Thing is though, random pairings aren't something new. I can't say I copied the idea from anywhere but since I decided to go with it I've noticed a few other events have done it before. So it isn't especially original but I still want to do it. A big part of the reason is it's a great way for people to get into the tournament scene. My first event was a doubles and I haven't looked back. The 750pt limit also helps new players and older ones trying out a new army for the first time.

I love doubles events. I love discussing my tactics with a partner and even like disagreeing with my partner. I enjoy saying "I told you so" even more though! Having four people around a table just feels better than a singles event. There's a lot more banter to be had across the board. Trouble is, not everyone has a doubles partner they can call on for these events. Some people have an odd numbered gaming group too. That made me think why not randomly pair people before the event and then let them figure things out between them.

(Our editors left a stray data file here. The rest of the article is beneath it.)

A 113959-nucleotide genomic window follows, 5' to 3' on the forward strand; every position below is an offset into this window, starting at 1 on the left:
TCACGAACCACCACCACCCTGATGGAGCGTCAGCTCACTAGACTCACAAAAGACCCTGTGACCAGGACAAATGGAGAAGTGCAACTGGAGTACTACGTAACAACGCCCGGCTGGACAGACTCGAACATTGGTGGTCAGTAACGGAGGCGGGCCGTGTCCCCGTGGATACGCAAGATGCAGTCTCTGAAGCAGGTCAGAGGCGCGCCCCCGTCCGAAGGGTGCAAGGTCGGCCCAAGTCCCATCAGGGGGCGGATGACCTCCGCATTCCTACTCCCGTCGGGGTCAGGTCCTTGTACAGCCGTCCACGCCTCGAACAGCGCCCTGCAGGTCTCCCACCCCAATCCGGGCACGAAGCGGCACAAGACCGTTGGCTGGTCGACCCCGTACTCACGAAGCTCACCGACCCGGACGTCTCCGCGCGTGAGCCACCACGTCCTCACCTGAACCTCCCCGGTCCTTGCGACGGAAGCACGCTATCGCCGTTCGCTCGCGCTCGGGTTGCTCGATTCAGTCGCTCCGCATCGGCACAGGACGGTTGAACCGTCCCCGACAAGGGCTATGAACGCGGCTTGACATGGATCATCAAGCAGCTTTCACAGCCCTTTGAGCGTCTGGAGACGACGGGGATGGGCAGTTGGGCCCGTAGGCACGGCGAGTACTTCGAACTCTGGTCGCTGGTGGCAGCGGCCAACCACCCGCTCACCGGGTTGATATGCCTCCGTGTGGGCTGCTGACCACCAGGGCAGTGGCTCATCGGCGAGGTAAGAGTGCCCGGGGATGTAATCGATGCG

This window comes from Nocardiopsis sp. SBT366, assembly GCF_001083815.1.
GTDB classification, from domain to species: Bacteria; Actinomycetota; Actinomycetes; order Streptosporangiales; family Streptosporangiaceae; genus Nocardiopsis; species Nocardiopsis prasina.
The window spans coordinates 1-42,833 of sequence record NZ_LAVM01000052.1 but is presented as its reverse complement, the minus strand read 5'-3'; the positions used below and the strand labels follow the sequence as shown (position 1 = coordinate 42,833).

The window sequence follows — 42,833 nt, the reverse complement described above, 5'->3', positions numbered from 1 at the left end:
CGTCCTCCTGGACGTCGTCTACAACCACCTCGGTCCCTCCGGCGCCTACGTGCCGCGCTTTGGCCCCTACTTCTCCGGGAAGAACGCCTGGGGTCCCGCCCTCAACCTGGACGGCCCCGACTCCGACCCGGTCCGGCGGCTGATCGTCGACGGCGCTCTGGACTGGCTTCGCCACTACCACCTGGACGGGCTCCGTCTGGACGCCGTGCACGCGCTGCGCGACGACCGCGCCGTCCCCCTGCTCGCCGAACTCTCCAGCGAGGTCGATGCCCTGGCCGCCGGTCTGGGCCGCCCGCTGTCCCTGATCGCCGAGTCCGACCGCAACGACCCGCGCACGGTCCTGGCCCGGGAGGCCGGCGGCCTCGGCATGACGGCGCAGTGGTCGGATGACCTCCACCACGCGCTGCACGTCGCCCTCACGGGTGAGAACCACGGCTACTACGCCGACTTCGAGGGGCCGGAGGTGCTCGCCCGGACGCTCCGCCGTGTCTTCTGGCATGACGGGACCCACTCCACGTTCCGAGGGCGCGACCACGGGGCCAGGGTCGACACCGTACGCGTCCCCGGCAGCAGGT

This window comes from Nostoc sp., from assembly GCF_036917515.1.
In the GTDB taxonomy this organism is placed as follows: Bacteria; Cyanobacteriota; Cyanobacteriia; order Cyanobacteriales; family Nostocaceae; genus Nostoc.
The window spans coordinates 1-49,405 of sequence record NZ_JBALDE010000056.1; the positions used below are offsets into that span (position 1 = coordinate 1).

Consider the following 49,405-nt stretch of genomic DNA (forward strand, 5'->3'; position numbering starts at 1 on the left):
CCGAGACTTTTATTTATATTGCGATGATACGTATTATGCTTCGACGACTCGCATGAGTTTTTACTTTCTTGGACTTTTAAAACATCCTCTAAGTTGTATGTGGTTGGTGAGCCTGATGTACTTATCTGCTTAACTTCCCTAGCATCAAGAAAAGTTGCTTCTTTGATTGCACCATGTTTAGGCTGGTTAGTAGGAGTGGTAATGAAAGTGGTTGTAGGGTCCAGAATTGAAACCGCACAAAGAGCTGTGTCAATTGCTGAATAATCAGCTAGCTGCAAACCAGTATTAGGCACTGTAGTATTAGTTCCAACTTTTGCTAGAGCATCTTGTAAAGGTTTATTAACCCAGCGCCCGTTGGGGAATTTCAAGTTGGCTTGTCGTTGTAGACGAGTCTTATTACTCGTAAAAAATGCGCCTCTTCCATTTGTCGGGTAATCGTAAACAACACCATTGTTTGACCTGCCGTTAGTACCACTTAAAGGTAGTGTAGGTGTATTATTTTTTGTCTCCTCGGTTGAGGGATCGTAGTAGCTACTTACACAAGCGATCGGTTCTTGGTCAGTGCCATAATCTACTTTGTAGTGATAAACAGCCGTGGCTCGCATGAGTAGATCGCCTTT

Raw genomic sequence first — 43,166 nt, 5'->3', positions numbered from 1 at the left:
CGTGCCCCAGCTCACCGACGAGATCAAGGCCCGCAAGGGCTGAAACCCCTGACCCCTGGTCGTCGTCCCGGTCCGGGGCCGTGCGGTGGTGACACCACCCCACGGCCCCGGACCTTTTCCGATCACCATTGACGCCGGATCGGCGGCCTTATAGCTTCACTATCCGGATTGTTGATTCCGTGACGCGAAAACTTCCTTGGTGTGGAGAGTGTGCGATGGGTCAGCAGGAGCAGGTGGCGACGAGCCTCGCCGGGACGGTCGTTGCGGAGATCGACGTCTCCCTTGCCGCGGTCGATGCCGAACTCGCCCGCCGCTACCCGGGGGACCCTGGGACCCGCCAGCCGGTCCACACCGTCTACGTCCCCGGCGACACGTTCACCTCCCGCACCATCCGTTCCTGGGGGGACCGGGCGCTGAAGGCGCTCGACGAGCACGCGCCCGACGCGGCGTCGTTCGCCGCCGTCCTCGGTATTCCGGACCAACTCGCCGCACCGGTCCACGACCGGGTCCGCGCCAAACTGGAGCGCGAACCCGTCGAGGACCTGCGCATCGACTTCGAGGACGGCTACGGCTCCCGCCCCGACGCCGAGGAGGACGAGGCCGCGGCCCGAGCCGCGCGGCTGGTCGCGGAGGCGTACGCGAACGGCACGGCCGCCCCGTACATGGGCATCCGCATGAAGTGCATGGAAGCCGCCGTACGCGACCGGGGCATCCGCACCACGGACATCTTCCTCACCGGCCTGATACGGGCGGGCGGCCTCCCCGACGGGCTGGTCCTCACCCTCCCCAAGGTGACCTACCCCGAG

I changed my mind on that though because what if you and your randomly allocated partner don't get along? You'd be stuck with them for what would be a really long day. Also, even if I allowed people to come up with armies in advance with their new partners they'd probably struggle to find common ground in some cases. That made me think about the random pairings in every round system.

Conclusion
Ultimately I hope that the experiences of Blog Wars have convinced people that I deserve a bit of benefit of the doubt. Whilst I feel Blog Wars ended in great style with two sell out events, it's important to remember that it started from pretty humble beginnings. I had a decent core of regulars who stuck with me though and the event grew through word of mouth and visits to this blog. I hope we can get enough people interested to actually run Double Trouble to see how it works out. If the random pairings thing is a total mistake then I'll be prepared to admit it and go back to a more normal format for subsequent events. I'd like to keep trying to run doubles events for a little while though and leave Matt's Fluffageddon (more on that soon) as the singles event each year.